• Bob Hawke in 1990: Declassified papers tell of the real story behind his 1988 treaty plans.
It was nearly 30 years ago that Prime Minister Bob Hawke said he would pursue a treaty between Australia and the First Nations peoples. But, it never eventuated.
Myles Morgan

4 Jan 2016 - 3:43 PM  UPDATED 4 Jan 2016 - 3:45 PM

The Hawke Government's 1991 cabinet documents show it was serious about reconciliation, but newly declassified documents tell of how Prime Minister Hawke dropped the treaty idea after a few years.

Every year on January 1, the National Archives releases key cabinet papers, this year the focus was 1990 and 1991.

In planning to set up the Council for Aboriginal Reconciliation, the government wrote it was dedicated to improving every aspect of Aboriginal peoples' lives.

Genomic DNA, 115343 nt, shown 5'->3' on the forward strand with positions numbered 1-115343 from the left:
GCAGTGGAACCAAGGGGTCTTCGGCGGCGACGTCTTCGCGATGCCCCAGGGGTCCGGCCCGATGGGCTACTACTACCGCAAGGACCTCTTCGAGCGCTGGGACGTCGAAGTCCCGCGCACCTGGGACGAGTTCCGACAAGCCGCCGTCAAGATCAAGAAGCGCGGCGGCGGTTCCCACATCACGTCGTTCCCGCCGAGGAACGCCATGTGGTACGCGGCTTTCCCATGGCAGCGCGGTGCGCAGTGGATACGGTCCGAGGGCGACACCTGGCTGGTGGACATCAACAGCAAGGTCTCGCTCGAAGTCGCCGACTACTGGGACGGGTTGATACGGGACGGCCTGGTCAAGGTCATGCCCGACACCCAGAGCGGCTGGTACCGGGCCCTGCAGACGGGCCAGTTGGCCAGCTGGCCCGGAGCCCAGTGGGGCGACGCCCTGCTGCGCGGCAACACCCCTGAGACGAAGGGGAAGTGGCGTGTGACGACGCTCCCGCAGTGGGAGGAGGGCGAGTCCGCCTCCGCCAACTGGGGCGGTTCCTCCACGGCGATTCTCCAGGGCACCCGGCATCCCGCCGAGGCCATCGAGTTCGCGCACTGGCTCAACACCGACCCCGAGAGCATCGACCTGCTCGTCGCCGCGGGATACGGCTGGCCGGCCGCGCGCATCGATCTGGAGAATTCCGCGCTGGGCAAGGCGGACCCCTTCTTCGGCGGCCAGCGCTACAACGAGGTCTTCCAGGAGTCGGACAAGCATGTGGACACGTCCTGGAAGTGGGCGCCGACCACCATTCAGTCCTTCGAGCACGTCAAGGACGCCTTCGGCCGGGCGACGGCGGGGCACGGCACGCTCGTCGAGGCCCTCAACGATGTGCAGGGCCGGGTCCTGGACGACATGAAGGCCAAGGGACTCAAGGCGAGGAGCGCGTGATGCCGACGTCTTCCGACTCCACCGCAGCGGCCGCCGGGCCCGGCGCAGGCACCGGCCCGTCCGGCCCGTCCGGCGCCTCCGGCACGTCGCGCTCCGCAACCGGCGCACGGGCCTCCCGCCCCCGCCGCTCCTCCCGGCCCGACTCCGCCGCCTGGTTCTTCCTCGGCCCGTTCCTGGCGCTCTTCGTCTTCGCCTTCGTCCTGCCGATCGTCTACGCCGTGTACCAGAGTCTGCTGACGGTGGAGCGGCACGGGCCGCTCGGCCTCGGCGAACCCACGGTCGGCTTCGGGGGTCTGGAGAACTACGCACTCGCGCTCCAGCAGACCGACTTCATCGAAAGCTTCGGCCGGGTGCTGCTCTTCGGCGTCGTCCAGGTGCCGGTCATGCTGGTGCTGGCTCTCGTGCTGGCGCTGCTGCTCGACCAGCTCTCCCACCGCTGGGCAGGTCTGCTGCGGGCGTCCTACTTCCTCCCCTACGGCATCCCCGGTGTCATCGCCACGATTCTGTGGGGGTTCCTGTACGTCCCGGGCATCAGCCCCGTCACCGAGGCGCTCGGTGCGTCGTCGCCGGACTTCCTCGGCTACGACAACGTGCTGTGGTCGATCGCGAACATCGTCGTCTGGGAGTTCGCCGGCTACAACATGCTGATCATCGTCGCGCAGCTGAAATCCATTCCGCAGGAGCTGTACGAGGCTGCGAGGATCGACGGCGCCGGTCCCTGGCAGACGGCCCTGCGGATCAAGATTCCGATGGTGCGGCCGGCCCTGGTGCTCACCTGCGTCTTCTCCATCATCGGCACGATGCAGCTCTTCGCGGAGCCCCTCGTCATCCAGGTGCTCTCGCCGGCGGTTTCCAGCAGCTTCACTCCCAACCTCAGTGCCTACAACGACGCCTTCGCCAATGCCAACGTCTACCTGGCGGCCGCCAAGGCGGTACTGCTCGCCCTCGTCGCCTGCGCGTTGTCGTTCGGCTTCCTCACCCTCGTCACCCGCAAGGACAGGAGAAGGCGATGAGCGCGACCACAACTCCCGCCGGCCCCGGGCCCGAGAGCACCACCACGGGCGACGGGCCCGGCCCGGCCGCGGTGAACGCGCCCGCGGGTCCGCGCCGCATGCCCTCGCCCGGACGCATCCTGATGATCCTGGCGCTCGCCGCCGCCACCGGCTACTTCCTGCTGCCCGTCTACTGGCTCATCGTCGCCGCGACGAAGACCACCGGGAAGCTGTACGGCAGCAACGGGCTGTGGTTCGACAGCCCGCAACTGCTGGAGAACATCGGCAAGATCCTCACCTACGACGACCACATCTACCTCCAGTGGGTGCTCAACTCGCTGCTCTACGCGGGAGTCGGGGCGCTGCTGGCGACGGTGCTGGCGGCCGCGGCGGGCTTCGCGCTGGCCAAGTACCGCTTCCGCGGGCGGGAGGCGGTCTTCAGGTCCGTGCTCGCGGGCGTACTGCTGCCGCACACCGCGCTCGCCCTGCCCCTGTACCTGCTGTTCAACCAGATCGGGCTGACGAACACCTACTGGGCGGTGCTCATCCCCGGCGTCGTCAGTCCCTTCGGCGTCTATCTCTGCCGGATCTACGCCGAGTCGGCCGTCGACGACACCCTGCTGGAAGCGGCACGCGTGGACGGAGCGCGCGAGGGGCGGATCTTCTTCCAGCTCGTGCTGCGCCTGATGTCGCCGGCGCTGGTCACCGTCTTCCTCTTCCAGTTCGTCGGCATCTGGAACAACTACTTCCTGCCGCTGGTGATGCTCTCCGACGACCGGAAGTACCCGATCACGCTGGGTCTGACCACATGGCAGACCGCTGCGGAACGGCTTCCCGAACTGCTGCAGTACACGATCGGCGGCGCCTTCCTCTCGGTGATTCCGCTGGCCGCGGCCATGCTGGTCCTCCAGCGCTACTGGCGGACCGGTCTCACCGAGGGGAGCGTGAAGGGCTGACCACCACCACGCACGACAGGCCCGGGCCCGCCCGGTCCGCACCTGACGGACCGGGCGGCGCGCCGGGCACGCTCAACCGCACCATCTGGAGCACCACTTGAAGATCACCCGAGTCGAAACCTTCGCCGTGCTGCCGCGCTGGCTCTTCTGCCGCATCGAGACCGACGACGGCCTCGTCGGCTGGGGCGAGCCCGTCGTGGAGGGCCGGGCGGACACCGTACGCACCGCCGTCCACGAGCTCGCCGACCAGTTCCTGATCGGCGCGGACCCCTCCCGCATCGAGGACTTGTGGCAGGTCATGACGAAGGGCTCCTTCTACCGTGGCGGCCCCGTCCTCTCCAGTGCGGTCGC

But, in a declassified letter to then Opposition Leader John Hewson, Prime Minister Hawke said he didn't intend for reconciliation to lead to a treaty.

He said he wasn't "wedded" to the idea and reconciliation was the priority.

It's a contrast to 1988 - when he said a treaty would be negotiated.

The Hawke Government was also debating its response to the Royal Commission into Aboriginal Deaths in Custody.

The Aboriginal Affairs Minister wanted to spend "at least 300 million dollars" on a five year response to implementing the commission's recommendations.

But, the Government decided in late 1991 that just over six million dollars was enough in the short-term.